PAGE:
Santorini wine renaissance
Photo: Paul Donkin
Greek wine goes from strength to strength.
Up until recently Greek wine didn't enjoy the best of reputations from those in the know. Bad press meant that visitors to Santorini were often reluctant to choose a Greek bottle to go with their evening meal. However this is now set to change as Greek wines get ever more popular. Andy Cornish learns more about Greek wine.
Wine-making has been going on throughout Santorini for thousands of years. Small vineyards are dotted all over the island, and the locals have always been proud of their winemaking heritage. In reality it's amazing that any vines grow at all. With virtually no rain and incessant blasts of hot African winds rising from the south, vines have to store moisture overnight to feed the grapes. In some places roots descend over 20 metres to extract every last nutrient from the ground.
The most popular Santorini wine is a sweet white named Vinsanto (holy wine). The hand-picked grapes are left out on straw mats in the sun until the sugar condenses. This process accounts for why some on the islands refer to the beverage as 'straw wine'. However the name is probably a result of big wigs in the Ottoman Empire. The ruling Turks encouraged wine production where it became the principle wine during mass in Russion Orthodox communion services. It is also said that a 14th-century friar from the province of Siena would use leftover Vinsanto wine to cure sick people, giving it a reputation for miraculous healing.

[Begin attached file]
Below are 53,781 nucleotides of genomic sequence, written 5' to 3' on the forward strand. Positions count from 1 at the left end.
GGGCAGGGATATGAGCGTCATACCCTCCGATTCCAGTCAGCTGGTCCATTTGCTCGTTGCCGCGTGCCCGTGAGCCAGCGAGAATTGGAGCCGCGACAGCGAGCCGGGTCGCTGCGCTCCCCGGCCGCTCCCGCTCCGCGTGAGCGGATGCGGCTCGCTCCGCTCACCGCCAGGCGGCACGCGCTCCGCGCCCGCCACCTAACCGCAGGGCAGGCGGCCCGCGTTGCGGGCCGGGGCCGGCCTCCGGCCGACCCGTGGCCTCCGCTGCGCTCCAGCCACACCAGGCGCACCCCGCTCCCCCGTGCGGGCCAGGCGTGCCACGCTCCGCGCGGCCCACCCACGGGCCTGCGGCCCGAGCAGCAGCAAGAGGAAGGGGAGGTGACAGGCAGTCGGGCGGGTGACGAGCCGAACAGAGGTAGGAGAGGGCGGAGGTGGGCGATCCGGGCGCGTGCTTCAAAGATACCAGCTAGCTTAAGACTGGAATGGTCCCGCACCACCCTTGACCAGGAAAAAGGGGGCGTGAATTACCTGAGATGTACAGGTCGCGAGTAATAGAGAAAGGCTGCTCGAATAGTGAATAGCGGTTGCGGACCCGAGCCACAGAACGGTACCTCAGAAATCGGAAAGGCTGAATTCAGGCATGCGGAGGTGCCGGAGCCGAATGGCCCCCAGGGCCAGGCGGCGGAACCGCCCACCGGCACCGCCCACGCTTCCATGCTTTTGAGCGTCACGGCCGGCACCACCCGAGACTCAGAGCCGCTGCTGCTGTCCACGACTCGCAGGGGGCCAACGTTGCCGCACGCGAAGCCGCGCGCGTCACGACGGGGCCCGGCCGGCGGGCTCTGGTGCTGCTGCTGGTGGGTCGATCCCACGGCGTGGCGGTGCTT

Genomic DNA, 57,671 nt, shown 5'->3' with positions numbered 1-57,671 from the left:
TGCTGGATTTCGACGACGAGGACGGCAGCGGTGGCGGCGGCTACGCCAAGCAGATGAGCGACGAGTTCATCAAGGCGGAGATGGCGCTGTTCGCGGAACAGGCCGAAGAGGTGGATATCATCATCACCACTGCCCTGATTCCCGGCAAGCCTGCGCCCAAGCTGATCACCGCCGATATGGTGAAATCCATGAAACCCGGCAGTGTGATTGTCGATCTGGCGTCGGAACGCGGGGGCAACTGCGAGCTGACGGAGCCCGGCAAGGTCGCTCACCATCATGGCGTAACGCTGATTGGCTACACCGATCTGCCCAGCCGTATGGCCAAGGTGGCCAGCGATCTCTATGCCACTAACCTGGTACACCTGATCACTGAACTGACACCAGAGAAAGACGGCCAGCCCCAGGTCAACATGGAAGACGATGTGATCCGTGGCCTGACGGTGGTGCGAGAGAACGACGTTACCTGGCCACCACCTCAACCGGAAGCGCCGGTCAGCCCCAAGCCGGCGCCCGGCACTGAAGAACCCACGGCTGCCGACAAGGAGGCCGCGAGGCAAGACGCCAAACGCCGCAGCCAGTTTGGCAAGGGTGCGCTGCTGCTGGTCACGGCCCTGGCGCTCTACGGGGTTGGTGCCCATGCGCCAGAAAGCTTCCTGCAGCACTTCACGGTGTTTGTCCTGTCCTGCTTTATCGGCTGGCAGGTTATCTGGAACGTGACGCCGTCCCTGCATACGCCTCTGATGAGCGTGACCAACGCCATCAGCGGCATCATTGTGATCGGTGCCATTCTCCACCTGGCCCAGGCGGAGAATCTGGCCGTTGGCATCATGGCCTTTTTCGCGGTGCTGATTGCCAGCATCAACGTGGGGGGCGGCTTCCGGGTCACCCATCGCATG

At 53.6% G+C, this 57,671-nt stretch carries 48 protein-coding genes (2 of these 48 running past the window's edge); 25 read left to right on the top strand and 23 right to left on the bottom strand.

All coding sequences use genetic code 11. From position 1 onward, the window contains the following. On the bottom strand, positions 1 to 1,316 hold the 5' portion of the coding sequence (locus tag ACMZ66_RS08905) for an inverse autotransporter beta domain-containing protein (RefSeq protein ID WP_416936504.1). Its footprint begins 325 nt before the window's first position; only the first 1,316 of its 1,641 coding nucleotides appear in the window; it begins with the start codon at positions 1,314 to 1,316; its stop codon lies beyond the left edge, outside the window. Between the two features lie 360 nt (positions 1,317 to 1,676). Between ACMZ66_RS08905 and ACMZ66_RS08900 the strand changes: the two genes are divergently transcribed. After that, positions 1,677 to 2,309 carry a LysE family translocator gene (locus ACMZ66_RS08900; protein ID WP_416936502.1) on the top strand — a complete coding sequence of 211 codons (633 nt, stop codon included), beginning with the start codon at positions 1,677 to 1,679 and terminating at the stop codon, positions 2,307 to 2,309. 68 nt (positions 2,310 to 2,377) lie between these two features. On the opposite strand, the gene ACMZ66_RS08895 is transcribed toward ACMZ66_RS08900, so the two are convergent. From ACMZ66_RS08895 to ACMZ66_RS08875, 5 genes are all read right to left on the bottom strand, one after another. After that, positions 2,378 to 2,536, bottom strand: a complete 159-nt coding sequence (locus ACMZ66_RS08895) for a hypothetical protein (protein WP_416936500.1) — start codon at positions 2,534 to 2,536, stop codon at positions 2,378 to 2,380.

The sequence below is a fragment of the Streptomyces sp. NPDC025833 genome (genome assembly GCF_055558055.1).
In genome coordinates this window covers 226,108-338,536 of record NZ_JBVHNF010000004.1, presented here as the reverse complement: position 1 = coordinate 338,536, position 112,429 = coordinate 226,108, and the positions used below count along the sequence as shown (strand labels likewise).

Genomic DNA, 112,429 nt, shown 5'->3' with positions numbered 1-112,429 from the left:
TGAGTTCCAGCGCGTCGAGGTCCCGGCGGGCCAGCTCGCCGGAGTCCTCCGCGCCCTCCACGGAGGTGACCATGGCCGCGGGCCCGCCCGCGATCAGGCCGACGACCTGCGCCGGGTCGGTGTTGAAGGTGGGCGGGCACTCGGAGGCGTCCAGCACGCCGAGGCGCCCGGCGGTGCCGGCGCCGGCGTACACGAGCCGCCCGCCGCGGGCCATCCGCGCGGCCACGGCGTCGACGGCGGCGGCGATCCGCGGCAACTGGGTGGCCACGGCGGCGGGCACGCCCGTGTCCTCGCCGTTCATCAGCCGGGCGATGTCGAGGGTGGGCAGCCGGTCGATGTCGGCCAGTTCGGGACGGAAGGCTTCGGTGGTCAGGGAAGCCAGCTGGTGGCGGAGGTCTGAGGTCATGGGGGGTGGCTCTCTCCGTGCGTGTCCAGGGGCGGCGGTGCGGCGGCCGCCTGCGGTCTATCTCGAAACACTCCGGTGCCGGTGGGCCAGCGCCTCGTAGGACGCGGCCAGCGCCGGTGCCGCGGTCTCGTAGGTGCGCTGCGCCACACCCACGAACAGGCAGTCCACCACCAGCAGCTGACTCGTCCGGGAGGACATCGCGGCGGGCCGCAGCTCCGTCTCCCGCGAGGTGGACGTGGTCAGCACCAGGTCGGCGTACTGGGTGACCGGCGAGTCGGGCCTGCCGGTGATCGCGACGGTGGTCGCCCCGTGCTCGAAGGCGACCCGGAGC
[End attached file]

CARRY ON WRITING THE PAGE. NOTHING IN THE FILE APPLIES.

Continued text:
The US is the top consumer of these sweet wines, although with the popularity of Greek wine as whole increasing, British and European supermarket chains are beginning to show a genuine interest in stocking Vinsanto and other popular Greek wines.
Boutari is one of the leading winemakers in Santorini and they must be given some of the credit for the Greek wine renaissance. Popular magazine 'Wine & Spirits' recently placed Boutari among the top 100 wineries in the world, prompting the company to expand it's operation considerably. It now includes 200 acres of vines and produces three quarters of a million cases each year. The company is also starting up on the island of Crete, near the popular resort of Thessalonika.
The sun seems to be shining on winemakers in an otherwise dreary economic climate. A recent piece in UK newspaper 'The Independent' described the booming wine industry as enthusiastic, and full of energy and intensity.
Santorini is a fabulous Greek Island holiday destination, but those of us who appreciate good wine now have yet another reason to go. If you've never had the opportunity to lounge about in Greek evening sunshine enjoying a glass of Vinsanto you really are missing out.